Opening reception: Friday 29 May, 6-10pm
Curated by Charo Neville
Samuel Roy-Bois’ artistic practice involves sitespecific installations concerned with the conceptual and material definition of space and the ways the built environment contributes to our understanding of the world.
Through sculpture, photography, and installation, Roy-Bois examines the relational network of objects and their historical resonance: How do we define ourselves through the creation of structures? Is it possible to conceive of one’s existence outside any material linkage? We make things, but are things making us?
For this new body of work, first exhibited at the Kamloops Art Gallery in 2019, Roy-Bois has created an ensemble of constructed and found objects that consider our contemporary material knowledge. His architectural structures act as vessels for everyday objects, point to the ways in which human experience is inextricably linked to manufactured things and spaces, and how the greater meaning of our existence is mediated through things. Referencing what the French philosopher Jean Baudrillard called “hyperreality,” a mode of existence based on the mediated real where fiction and non-fiction are indistinguishable, Roy-Bois’ sculptures and photographs of momentary sculptures (which exist only long enough to document) reveal our tenuous relationship with the real. Through re-presenting everyday objects in improvisational and new ways, Roy-Bois’ blurs the boundaries between art and life and shifts the ordinary into a poetic dimension.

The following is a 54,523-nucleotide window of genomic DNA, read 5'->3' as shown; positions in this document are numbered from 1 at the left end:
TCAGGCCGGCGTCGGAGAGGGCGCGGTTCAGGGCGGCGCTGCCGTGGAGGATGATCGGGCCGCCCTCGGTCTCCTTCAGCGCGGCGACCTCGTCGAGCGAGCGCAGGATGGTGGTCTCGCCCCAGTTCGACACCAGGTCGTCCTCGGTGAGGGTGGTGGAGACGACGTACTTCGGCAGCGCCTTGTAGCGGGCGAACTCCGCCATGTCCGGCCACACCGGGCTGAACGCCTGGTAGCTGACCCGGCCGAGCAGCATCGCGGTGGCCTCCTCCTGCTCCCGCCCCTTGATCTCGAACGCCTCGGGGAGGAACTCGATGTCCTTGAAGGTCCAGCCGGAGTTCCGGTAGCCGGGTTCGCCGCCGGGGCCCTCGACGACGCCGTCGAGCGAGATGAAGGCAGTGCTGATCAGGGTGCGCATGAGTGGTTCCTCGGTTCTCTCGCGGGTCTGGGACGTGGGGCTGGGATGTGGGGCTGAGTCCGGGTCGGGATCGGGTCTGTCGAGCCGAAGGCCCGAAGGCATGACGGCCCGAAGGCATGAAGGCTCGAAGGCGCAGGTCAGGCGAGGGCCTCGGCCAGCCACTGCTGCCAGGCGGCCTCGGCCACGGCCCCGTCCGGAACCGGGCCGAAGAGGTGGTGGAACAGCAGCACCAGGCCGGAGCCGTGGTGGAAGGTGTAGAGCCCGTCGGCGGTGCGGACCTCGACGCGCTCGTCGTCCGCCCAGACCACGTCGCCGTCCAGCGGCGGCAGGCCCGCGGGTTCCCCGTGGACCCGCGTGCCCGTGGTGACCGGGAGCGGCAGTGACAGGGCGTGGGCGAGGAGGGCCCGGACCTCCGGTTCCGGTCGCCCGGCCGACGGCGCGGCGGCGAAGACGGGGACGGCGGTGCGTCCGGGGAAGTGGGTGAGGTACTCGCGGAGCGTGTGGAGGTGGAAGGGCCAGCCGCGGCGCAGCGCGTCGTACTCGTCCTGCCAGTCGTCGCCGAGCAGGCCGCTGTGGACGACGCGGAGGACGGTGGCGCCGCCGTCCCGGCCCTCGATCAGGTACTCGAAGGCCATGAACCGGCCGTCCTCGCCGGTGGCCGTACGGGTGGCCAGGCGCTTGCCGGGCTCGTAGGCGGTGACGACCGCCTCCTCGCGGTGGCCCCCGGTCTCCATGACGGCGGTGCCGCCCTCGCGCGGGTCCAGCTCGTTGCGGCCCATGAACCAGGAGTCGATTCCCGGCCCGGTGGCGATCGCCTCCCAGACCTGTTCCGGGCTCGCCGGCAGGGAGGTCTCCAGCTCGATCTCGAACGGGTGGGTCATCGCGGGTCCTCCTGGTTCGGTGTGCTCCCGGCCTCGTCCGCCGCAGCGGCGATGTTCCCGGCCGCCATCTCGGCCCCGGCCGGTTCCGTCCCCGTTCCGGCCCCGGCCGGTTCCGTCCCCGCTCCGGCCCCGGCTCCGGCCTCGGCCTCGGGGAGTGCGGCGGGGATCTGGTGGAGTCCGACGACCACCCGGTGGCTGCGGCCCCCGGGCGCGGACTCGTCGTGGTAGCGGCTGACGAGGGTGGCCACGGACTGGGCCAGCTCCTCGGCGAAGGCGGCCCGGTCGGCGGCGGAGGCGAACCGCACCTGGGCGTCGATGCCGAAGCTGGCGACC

Samuel Roy-Bois: Presences is organized and circulated by the Kamloops Art Gallery.
Support for the development and production of new works for the exhibition provided by Esker Foundation.
Samuel Roy-Bois is widely recognized for his large-scale installations and his interdisciplinary practice which includes sculpture, installation, performance, photography, drawing, and writing. Roy-Bois explores the role of objects in our relationship with the world, the history of architecture, the critique of different modes of cultural production, and the pure pleasure of making. His work has been presented at Carleton University Art Gallery, Ottawa; Musée d’art contemporain de Montréal; Contemporary Art Gallery, Vancouver; Musée National des Beaux Arts du Québec; SFU Art Gallery, Burnaby; Oakville Art Galleries; Kamloops Art Gallery; Vancouver Art Gallery; and Point éphémère, Paris. Originally from Québec City, Roy-Bois is based in the Okanagan, where he is Assistant Professor of Sculpture in the Faculty of Creative and Critical Studies at the University of British Columbia’s Okanagan Campus and heads The Research Studio for Spaces and Things, an interdisciplinary lab for creative exchange.